Tag Archives: Europe

Fracking Europe – Spanish Edition

Joining similar efforts to the south, Spain’s Basque Country region have announced an investment partnership with European and U.S. companies to help explore the area’s shale potential over the coming year.

Following the positive results of fourteen test wells drilled in the region, the Basque president announced a plan to initiate a series of exploratory wells in the region meant to help the region access an estimated 200 trillion cubic feet of free and absorbed gas; enough to supply the country with reserves for five years or the Basque region for 60 years. Funded by an initial $100 million investment, the project will be split between three significant actors, including Basque Energy with 42.8 percent, Texas’ Heyco with 21.8 percent and Cambria Europe with the remaining 35.4 percent.

Planned for 2012, the two appraisal wells will reach upwards of 15,000 ft into the dense Cretaceous Valmaseda formation, which presents a favorable consistency of shale and dense sand for the necessary hydraulic fracturing process.

Touted as a tool for greater energy independence and sustainability both locally and nationally, the Basque shale project is the second of its kind in Spain, joining California’s BNK who launched their respective effort in the Castille and Leon region earlier this year. BNK took on 234,000 acres in the central region, with the agreement that they will conduct a geological analysis during the first year and drill two wells in year two, three and four, with three wells promised for year five. The acquisition builds on earlier investments in the region including 61,470 acres in the Northern Spanish region of Cantabria.

Although shale projects and the necessary hydraulic fracturing have elicited government and public protests as the practice spreads across Europe, these worries have not manifested themselves in any significant way in Spain. Facing a precarious economic landscape and heavy dependence on foreign energy resources, novel and unconventional approaches to energy generation have been welcome in the Southern European country, especially as alternative resources have suffered as a result of cuts in research spending and subsidies.

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Eurobonds – An Inevitable Conclusion?

Aside from the dismal showing of German bonds this morning, the story of the day appears to be the unveiling of EU President José Manuel Barroso’s proposed economic policy suggestions for how to pull the community out of the current downturn. As outlined in the Guardian this afternoon, the proposals amount to:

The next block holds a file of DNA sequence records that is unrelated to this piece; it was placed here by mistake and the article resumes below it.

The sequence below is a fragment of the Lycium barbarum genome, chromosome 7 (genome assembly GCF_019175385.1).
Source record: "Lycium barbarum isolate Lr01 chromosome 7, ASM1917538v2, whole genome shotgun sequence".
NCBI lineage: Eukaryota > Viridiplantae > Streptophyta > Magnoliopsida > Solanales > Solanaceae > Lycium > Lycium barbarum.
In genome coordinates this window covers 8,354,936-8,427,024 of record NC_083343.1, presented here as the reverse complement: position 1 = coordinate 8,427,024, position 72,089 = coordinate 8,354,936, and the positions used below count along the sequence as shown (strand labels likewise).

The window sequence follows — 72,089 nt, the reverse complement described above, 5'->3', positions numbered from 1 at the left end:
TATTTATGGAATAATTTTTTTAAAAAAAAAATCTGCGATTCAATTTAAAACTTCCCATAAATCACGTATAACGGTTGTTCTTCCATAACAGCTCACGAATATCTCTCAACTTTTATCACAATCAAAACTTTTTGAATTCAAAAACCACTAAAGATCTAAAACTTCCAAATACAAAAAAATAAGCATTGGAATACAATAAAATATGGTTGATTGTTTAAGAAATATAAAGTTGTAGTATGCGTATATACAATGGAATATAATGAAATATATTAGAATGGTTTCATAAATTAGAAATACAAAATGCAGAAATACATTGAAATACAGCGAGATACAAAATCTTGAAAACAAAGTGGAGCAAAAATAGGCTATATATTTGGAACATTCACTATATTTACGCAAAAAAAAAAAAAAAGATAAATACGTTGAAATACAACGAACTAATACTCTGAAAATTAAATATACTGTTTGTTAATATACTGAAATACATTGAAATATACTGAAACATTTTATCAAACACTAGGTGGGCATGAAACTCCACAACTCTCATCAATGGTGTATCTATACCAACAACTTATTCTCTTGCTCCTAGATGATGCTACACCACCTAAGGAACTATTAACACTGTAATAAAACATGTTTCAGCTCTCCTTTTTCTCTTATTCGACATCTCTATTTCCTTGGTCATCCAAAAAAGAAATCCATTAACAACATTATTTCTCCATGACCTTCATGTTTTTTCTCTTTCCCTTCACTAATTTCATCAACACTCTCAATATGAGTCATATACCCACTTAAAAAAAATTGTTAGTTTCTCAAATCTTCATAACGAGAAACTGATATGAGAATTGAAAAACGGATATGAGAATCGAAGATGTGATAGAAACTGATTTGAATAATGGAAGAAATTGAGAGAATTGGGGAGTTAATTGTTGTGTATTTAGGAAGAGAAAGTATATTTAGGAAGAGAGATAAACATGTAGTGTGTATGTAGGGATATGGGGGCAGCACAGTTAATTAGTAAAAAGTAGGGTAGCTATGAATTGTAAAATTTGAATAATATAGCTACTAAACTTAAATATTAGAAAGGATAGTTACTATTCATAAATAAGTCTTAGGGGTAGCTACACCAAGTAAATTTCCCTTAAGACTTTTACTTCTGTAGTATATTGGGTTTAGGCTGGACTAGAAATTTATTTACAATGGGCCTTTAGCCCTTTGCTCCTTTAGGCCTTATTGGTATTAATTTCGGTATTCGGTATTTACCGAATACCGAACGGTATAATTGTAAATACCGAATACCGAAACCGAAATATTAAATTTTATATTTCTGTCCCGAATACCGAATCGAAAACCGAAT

1. All 17 euro area countries would send their draft budget plans to the Commission by 15 October each year.
2. The Commission be able to request a new draft budget if the original showed serious divergences with commitments made by member states.
3. The Commission carry out closer monitoring of Member States under its ‘Excessive Deficit Procedure.’
4. The Commission would have the right to decide on enhanced surveillance of member states when financial stability is threatened.
5. The European Council could recommend to a Member State that it requests financial assistance.
6. All euro area Member States would be required to set up independent fiscal councils, and prepare budgets based on independent forecasts.

While Barroso’s pitch was weighed down by early resistance out of Berlin, it really seems like all of the points he made were inevitable conclusions of Euro proponents’ plans for community economic integration. Sure, they are coming earlier than expected and forcing more than one head of state’s hand in the matter, but greater transparency and reporting seems like a natural progression of integration plans for the community and really, in line with what I understood leaders like Merkel to be demanding more of out of Athens and Rome. Critics have pointed to a loss of economic sovereignty in the face of greater oversight from fellow member countries, but unless I missed something along the way, doesn’t an EU community of shared policies requires at least a level of lost independence in favor of the health of the larger community?   I understood that to always be part of the plan.

Which leads me to the other big confrontation of recent days – the viability of a Eurobond for member states. Sure, it would mean more short-term benefits for those countries in the most need of assistance and require the most from the countries that have kept things in order. But like the Barroso’s proposals listed above, the bonds seem like a natural evolution or endpoint for the community’s economic integration.

Again – yes, they are coming earlier than expected but if a tool that will eventually be a part of the economic community could help strengthen fellow member states in a time of crisis, why not adopt them earlier than later. Resistance from Merkel and Sarkozy is certainly understandable as it allows a level of acceptance of economic misdeeds, but if eventually, why not now? And if they insist on holding out until a more ideal time, how good do things have to be before they can be considered? Or how bad?

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